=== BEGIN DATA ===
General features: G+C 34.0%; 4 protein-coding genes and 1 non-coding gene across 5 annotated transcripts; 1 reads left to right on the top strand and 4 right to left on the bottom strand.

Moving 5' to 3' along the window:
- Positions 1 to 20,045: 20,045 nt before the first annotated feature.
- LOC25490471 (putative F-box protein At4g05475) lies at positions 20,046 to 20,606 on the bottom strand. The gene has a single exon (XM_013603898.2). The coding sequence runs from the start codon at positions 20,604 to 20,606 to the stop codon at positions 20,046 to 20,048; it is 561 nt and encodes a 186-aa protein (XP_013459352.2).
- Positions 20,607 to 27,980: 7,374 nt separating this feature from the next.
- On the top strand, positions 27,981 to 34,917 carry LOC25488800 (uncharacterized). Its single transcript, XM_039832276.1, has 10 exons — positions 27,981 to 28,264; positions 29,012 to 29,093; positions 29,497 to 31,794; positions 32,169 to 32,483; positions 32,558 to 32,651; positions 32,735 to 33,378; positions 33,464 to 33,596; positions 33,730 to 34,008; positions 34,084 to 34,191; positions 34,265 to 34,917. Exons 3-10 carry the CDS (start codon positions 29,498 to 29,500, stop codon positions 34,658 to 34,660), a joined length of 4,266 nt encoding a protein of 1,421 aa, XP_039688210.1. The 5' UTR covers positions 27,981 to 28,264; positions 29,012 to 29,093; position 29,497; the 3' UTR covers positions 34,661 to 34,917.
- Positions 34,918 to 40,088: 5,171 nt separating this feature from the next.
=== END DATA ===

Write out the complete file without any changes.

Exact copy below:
General features: G+C 34.0%; 4 protein-coding genes and 1 non-coding gene across 5 annotated transcripts; 1 reads left to right on the top strand and 4 right to left on the bottom strand.

Moving 5' to 3' along the window:
- Positions 1 to 20,045: 20,045 nt before the first annotated feature.
- LOC25490471 (putative F-box protein At4g05475) lies at positions 20,046 to 20,606 on the bottom strand. The gene has a single exon (XM_013603898.2). The coding sequence runs from the start codon at positions 20,604 to 20,606 to the stop codon at positions 20,046 to 20,048; it is 561 nt and encodes a 186-aa protein (XP_013459352.2).
- Positions 20,607 to 27,980: 7,374 nt separating this feature from the next.
- On the top strand, positions 27,981 to 34,917 carry LOC25488800 (uncharacterized). Its single transcript, XM_039832276.1, has 10 exons — positions 27,981 to 28,264; positions 29,012 to 29,093; positions 29,497 to 31,794; positions 32,169 to 32,483; positions 32,558 to 32,651; positions 32,735 to 33,378; positions 33,464 to 33,596; positions 33,730 to 34,008; positions 34,084 to 34,191; positions 34,265 to 34,917. Exons 3-10 carry the CDS (start codon positions 29,498 to 29,500, stop codon positions 34,658 to 34,660), a joined length of 4,266 nt encoding a protein of 1,421 aa, XP_039688210.1. The 5' UTR covers positions 27,981 to 28,264; positions 29,012 to 29,093; position 29,497; the 3' UTR covers positions 34,661 to 34,917.
- Positions 34,918 to 40,088: 5,171 nt separating this feature from the next.